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ludovic de saint sernin paris designer
Photography Scott West

The Paris-based designer taking inspiration from art, photography & Xtina

The Dazed 100er and LVMH Prize finalist Ludovic de Saint Sernin is making a case for his sexy, minimal designs after just two collections

The continuous influx of upcoming designers climbing the ranks in the fashion industry is a double-edged sword. On one hand, it means there are always new, exciting faces to watch, but on the other, the oversaturation makes some feel like they have no chance of getting noticed. This was exactly the case for Paris-based designer Ludovic de Saint Sernin, who was studying to become a lawyer before following his true creative calling. “I studied a regular course because my mum was like: ‘you can’t go straight into fashion because you never know if it’s going to work out for you’,” the designer told us.

After studying womenswear at the Duperré School of Applied Arts in Paris, de Saint Sernin worked under Olivier Rousteing at the OTT glam house that is Balmain. Even more surprising than his legal past, once you look at his sexy, minimal menswear designs. Deciding to go it alone after learning his craft at the Parisian house, he started his own label following a trip to Japan, where some savvy shop owners took interest in clothes he had made. “They were like ‘Fashion week is coming up, you should do something’. And I was like ‘I can try and do something’,” he explains.

No sequins in sight, his sex-infused designs utilise leather to create sleek coats, trousers, and impractical lace-up briefs. Elsewhere, Robert Mapplethorpe’s photography, or Dalí’s art inspire wrestling singlets created out of ceramic cutouts stitched together. After only two collections, the designer is already gaining recognition in the industry, being featured as one of the designers in this year’s Dazed 100, as well as one of the finalists for the 2018 LVMH Prize.

Hoping to follow in the footsteps of last year’s winner Marine Serre, the designer is up against the likes of A-COLD-WALL*, Charles Jeffrey, Kwaidan Editions, and Eckhaus Latta – with the winner to be announced on June 6. Following that, he will be presenting his SS19 collection at PFW – likely to include both menswear and womenswear, after the designer launched a female-focussed line earlier this year.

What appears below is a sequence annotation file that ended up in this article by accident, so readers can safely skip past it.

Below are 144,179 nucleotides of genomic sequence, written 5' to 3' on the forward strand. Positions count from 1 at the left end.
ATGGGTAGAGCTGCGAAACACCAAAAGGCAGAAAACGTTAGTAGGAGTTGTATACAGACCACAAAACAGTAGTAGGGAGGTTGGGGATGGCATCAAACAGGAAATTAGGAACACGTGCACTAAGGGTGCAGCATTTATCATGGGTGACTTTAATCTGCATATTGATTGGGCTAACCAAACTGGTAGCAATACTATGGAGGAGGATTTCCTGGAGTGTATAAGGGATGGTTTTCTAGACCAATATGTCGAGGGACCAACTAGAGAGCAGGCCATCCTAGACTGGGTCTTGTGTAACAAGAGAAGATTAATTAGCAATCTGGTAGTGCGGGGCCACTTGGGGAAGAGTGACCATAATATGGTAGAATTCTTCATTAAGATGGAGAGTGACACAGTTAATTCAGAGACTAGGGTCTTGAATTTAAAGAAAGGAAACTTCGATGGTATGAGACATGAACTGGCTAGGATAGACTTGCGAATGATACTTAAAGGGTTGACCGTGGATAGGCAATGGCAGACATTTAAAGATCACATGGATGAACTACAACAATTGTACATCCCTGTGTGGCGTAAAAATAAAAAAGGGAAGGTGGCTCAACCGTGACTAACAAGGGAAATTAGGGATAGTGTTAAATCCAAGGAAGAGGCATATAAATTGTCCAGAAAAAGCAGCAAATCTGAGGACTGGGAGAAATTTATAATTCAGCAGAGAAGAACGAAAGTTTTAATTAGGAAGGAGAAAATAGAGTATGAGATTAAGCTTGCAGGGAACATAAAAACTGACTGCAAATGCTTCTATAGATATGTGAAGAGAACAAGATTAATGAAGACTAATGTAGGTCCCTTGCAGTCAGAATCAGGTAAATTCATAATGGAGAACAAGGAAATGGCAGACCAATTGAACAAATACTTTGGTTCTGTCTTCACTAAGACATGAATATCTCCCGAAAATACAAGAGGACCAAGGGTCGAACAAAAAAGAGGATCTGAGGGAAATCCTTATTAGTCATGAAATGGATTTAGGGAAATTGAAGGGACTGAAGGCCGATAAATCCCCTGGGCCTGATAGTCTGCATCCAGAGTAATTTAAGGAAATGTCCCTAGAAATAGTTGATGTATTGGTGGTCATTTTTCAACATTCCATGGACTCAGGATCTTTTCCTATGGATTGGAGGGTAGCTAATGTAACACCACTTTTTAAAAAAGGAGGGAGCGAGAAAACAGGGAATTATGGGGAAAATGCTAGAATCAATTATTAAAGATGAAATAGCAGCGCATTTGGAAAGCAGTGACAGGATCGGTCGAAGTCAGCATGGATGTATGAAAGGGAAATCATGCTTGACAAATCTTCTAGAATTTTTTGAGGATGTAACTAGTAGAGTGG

Here, we talk to de Saint Sernin about starting his own label, and what’s next for him.

Before you started your own label, you worked at Balmain under Olivier Rousteing. What was that like?

Ludovic de Saint Sernin: I worked there for two years but then the aesthetic of Balmain changed and it went in a direction that wasn’t what I was into. I decided that it was better for me to leave. I just had this voice in my head saying, ‘you need to go and try and do your own thing, while you still have the balls to get out of it’. When you’re a designer in the studio, you can see as time goes by that people are more consumed by the brand that they work for, rather than what really animates them. I just thought I was going to give it a shot and see where it takes me.

Your aesthetic is the polar opposite to Balmain. Was it always something you were interested in?

Ludovic de Saint Sernin: For sure it was always there. I would come dressed up in Loewe and Olivier would be like ‘what are you doing here, why are you not wearing a sequin dress, or bodycon?’ It was always that kind of joke. From my perspective, it was good for them to have me, because then I would bring something different to the table.

In terms of my aesthetic, because I came from Balmain before, that would be the first thing that people would get to know about me so I wanted to de-Balmain-ise and make everything very simple. Very much about the purity of the silhouette and about the garments and the boys. It was about setting a mood, with not only the pieces but also the boys – the imagery as a whole.

“There is a double entendre to all the things that I do. There is always that mood and sexual tension in the pieces” – Ludovic de Saint Sernin

How did you go about starting your own label?

Ludovic de Saint Sernin: It just kind of happened organically. Basically, it was through Instagram. I was doing what everyone does on Instagram and then I got very bored of the narcissism of it. So, I was like, ‘let’s try to take pictures of boys, that look like me from a distance and trick the people to look at it.’ I was dressing them in my own clothes that I wear. Then I was like, ‘I want to dress them’ so I started to do a few pieces.

It pushed me to do a bigger collection and then someone offered me a venue. It all came together, I asked around if people would be interested in getting involved with the project – helping with hair, makeup, casting, everything. This amazing team came together, all of a sudden and we just did that for the show. It was amazing.

What was the idea behind your debut collection? 

Ludovic de Saint Sernin: My first collection was a coming-of-age story. It was about me coming out as well. Coming out and embracing it all. It became an example for some of my friends that were out, but they were not out to their parents. It became something that people could relate to. It’s strange when your personal story can resonate with other people. I thought it would be good to express that in my collection but not in an obvious way.